If you've already read about 10 books on postmodernism and you're thirsty for more, this will make a great 11th book. It's not the easiest (try Postmodernism for Beginners) or the most insightful (try McHale's Postmodernist Fiction or Jencks's Post-Modern Architecture).
Huyssen clearly knows his stuff and has some great insights, but he spends a lot of time dwelling on the very dichotomies he claims have become outmoded. For exmple, he writes:
"...my main point about contemporary postmodernism is that it operates in a field of tension between tradition and innovation, conservation and renewal, mass culture and high art, in which the second terms are no longer automatically privileged over the first; a field of tension which can no longer be grasped in categories such as progress vs. reaction, left vs. right, present vs. past, modernism vs. realism, abstraction vs. representation, avantgarde vs. Kitsch. The fact that such dichotomies, which after all are central to the classical accounts of modernism, have broken down is part of the shift I have been trying to describe."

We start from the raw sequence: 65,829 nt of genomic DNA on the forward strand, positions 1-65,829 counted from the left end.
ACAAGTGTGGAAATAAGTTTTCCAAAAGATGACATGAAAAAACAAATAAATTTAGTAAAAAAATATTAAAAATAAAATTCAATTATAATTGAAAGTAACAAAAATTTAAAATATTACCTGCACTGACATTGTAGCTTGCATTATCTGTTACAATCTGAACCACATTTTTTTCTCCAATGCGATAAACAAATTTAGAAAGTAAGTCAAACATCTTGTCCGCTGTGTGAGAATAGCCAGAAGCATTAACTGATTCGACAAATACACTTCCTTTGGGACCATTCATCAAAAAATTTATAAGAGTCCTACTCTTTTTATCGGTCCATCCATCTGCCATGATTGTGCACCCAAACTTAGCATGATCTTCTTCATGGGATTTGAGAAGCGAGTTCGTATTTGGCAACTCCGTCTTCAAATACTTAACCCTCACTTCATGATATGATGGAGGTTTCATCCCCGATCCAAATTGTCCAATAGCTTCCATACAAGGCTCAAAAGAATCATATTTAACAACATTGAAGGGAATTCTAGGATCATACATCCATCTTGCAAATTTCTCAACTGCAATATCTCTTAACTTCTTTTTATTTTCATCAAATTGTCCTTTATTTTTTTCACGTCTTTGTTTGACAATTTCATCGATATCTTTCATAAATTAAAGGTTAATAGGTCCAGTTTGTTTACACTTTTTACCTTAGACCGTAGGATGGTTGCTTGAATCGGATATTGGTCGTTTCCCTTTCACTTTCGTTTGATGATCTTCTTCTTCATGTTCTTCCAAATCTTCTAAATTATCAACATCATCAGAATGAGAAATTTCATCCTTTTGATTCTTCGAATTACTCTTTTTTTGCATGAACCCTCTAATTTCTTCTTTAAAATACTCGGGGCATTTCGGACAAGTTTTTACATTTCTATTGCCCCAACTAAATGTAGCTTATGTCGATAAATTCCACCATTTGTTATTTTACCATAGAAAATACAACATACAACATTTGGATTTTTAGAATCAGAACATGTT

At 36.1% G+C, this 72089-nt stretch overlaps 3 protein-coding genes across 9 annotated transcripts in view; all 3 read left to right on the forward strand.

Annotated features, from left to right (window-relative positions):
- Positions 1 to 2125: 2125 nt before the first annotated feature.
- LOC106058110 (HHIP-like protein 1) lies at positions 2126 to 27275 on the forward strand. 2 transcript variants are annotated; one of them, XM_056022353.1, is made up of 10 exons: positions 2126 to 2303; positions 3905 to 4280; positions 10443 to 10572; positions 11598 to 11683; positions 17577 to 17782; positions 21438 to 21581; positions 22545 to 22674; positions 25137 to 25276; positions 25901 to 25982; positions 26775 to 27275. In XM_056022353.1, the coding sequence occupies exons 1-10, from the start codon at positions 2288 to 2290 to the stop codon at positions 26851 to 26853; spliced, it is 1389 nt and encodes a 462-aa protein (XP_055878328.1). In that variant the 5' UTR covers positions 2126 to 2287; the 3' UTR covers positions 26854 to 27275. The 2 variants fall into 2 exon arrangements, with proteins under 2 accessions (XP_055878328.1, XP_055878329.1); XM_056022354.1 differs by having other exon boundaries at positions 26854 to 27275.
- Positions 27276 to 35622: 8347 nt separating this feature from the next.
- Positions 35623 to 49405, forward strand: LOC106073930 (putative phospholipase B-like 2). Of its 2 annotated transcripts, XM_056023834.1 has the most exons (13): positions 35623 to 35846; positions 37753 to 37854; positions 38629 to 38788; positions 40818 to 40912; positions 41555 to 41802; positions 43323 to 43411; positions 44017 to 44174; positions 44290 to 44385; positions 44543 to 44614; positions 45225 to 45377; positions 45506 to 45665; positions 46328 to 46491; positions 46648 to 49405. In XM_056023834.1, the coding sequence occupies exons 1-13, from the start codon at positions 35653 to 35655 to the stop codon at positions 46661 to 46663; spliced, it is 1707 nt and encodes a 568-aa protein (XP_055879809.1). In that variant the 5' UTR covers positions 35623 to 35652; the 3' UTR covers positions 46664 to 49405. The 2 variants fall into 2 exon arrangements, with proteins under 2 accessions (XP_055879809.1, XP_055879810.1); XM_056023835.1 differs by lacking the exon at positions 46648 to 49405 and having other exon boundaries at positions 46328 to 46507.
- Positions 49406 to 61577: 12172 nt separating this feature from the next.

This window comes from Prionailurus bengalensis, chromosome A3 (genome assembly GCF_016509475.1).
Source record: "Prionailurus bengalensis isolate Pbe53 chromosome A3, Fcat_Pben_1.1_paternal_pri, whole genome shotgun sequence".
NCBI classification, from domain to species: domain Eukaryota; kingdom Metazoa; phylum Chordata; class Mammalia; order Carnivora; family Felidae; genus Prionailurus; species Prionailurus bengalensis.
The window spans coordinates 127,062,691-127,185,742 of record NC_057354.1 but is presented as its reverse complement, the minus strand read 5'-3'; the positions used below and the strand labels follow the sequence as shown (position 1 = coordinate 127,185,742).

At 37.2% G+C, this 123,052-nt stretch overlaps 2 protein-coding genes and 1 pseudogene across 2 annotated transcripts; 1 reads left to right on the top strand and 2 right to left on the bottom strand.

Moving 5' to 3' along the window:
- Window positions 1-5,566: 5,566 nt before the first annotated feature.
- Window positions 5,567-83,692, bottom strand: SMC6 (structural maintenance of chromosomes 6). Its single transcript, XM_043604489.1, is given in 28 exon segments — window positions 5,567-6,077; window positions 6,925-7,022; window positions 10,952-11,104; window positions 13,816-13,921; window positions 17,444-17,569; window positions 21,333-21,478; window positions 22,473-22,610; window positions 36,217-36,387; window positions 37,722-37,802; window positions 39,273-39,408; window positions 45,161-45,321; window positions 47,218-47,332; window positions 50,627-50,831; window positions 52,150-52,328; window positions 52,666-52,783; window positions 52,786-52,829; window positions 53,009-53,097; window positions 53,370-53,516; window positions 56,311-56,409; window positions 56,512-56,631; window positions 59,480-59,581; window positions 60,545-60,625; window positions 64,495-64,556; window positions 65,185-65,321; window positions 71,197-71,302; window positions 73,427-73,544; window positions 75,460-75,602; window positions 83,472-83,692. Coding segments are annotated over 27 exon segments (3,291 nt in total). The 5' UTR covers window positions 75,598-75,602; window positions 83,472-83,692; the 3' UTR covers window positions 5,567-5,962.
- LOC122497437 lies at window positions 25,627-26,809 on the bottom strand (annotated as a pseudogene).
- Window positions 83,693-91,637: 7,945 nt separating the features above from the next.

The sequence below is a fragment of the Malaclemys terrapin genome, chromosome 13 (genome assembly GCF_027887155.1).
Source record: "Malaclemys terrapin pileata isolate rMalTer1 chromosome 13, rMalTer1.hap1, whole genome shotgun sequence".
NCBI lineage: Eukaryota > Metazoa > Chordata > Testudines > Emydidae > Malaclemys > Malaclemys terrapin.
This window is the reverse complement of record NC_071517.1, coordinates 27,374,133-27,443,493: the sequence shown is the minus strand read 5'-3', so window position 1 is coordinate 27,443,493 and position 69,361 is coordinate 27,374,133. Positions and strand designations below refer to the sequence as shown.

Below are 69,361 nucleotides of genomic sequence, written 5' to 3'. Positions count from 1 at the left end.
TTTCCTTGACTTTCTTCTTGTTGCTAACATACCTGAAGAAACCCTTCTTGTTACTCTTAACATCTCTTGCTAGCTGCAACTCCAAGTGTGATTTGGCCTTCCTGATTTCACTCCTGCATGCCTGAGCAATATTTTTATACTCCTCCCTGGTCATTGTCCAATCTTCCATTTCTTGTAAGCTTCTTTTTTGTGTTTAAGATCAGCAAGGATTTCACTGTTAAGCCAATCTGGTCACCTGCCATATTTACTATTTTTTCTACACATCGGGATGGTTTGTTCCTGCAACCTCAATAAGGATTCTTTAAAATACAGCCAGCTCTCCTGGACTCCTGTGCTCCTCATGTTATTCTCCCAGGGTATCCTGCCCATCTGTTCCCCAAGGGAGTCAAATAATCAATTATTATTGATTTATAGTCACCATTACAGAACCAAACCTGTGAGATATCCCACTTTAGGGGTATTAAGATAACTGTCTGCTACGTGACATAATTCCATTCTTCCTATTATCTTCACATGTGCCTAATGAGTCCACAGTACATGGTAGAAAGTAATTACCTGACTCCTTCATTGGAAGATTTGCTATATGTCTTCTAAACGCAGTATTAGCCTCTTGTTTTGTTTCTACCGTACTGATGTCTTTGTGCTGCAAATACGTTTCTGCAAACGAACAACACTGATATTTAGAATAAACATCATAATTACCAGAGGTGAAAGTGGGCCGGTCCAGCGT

He sure uses a lot of dichotomies to describe the breakdown in the dichotomy system!
FYI: Huyssen is a German professor and relies very heavily on German examples.
If you're really into the topic, it's well worth reading. It's a must for theory junkies and anyone writing a dissertation on postmodernism or doing graduate work in German modernism or postmodernism.